Boys are made of slime and snails and puppy-dog tails while girls are made of sugar and spice and everything nice. Right?
As a mom of two little boys, I was delighted to find out my third child would be a girl: a delicate little rose to balance out the testosterone. I filled her room with lace, flowers, and ALL the pink. I waited impatiently for my dainty daughter to come into this world, so I could live happily ever after.
Then my beautiful fairy tale came crashing down in an avalanche of bodily fluids.
It turns out baby girls are grosser than baby boys!
Do not believe the myth. Do not go blindly into the pink haze thinking you will be greeted at the other end by a little lady. No, you’re in for quite a shock. Here are four ways that girls are grosser than boys:
The first poop
I was appalled trying to wipe the sticky black tar off my first son’s freakishly swollen testicles. It took me about 20 minutes to feel satisfied that he was clean enough to be rediapered. I thought nothing could be more disgusting than gently scrubbing a tiny scrotum with cotton balls, until I had a little girl. Cleaning that first meconium poop was like trying to wipe rotten molasses out from between your toes…while wearing ski gloves. The sticky black goo seeped into every tiny crease and crevice she had, all of which were too small to for my wipe-covered finger to navigate easily. By the way, who knew how many flaps we have going on down there? I would like to apologize to every man I ever teased for losing his way.
The dreaded diaper-changing-pee
When I found out I was having a boy, my friends regaled me with stories about babies peeing on their mom’s, face, hair, and even in her mouth. I was on guard from the very first diaper change, my cat-like reflexes peaked, ready to dive for cover at a moment’s notice. I even bought little cotton cones to put over my son’s penis while I was changing him to catch any projectile urine. They were called “pee pee tee pees” and did absolutely nothing except offend Native Americans. The truth is I never received more than a sprinkle or two from either of my sons. My daughter, on the other hand, was responsible for numerous flash floods. Unlike the boys who would emit a small, steady, and clearly visible stream of pee that could be redirected or avoided, my daughter would simply release the dam, quietly, stealthily, and instantly. Tsunamis give you more warning than my daughter’s bladder.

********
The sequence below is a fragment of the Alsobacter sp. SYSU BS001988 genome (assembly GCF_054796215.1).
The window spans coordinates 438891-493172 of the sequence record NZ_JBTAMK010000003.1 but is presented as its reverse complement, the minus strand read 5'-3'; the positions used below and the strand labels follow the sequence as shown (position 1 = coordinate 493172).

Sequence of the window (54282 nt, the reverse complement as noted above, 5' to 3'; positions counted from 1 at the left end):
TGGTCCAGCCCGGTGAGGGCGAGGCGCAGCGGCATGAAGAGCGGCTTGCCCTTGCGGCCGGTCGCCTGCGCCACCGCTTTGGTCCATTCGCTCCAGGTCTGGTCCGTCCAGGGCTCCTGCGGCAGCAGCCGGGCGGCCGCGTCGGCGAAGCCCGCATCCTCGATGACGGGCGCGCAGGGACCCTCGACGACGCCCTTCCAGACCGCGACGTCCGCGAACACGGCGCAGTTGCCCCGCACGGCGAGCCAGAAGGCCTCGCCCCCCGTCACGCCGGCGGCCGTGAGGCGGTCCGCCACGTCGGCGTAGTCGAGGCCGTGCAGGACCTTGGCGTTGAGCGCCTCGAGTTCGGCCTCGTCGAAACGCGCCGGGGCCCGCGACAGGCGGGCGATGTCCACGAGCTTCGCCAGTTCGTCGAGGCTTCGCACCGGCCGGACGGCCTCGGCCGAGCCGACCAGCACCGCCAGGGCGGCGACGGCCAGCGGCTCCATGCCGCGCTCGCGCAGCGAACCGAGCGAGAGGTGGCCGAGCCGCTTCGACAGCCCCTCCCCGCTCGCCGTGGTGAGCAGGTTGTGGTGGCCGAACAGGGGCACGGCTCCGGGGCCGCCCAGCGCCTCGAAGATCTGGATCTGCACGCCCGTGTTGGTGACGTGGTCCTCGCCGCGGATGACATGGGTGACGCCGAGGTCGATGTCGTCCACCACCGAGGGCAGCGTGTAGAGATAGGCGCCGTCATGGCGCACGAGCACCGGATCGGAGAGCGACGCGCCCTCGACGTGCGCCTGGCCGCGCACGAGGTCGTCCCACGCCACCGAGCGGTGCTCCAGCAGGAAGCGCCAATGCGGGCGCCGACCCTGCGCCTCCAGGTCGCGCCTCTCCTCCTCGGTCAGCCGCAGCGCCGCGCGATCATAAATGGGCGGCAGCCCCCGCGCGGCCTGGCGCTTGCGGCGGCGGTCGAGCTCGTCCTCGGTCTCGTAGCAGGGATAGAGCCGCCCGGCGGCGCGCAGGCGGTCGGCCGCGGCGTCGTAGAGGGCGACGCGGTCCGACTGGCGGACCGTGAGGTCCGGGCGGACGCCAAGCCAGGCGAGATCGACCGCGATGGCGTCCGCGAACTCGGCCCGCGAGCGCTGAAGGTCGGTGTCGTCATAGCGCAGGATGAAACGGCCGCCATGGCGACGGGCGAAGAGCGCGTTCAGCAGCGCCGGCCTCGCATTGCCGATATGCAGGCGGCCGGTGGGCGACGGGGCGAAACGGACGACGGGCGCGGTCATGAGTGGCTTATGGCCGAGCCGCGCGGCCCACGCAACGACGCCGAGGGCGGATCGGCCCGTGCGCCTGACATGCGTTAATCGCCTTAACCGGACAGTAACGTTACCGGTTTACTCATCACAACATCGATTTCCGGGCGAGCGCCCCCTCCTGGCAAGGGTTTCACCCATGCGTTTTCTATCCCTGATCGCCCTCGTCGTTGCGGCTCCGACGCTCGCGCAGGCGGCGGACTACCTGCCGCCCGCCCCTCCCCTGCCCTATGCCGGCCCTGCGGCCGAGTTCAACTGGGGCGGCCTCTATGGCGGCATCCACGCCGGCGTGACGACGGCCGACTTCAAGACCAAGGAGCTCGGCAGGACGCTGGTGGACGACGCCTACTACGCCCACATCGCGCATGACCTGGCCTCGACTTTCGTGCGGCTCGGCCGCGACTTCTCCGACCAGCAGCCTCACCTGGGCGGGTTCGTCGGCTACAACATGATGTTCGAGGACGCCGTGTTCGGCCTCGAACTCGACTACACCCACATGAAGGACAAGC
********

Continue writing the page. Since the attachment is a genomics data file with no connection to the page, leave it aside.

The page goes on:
As a woman who has been successfully wiping her own lady parts for the better part of thirty years, I’m amazed how often I forget to wipe my daughter front to back. After two boys and thousands of diaper changes where I could just lift their legs, stick the wipe under their butts and collect as much as I could on the way up, I can’t get the hang of the downward wipe. It’s like a surgical procedure: spread this, clamp that, double check you haven’t left a sponge anywhere. Boys are so much more straightforward: get in and out as quickly as possible. More like combat field surgery.
Both my boys burped a lot. I became a baby-thumping guru, contorting them into all sorts of elaborate positions in order to dislodge the offending gas bubble. It worked every time, except on my daughter. I could tell she had gas pains, but no matter how vigorously I whacked her, swung her, vibrated her, or hung her upside down by her ankles, I couldn’t get her to burp. Finally I asked the pediatrician who suggested I lay her on her back and pedal her legs. Seconds later she let out a thunderous fart and was instantly happier. It turns out some babies expel gas by belching and some by farting. So after feeds instead of burping our sweet little princess, we’d flip her on her back and “fart” her. Here’s hoping she grows out of that…
My little girl is now three months old and I’d like to call out whoever invented that silly rhyme as a big, fat liar. My daughter is adorable, affectionate, sweet, and gentle. However, she can also shriek like a banshee, projectile vomit like something from a horror movie, and clear a room with her not-so-silent but deadly farts.
When I had only boys I was envious of the women I saw getting mother-daughter pedicures and having tea parties, but sugar and spice or slime and snails, they’re all just babies. Babies are gross whether they’re wearing stained overalls and sneakers or ruffles and bows.
My girl might always be able to belch the alphabet and produce fart sounds from no fewer than six parts of her body, but maybe, just maybe, she can do it while we go shoe shopping…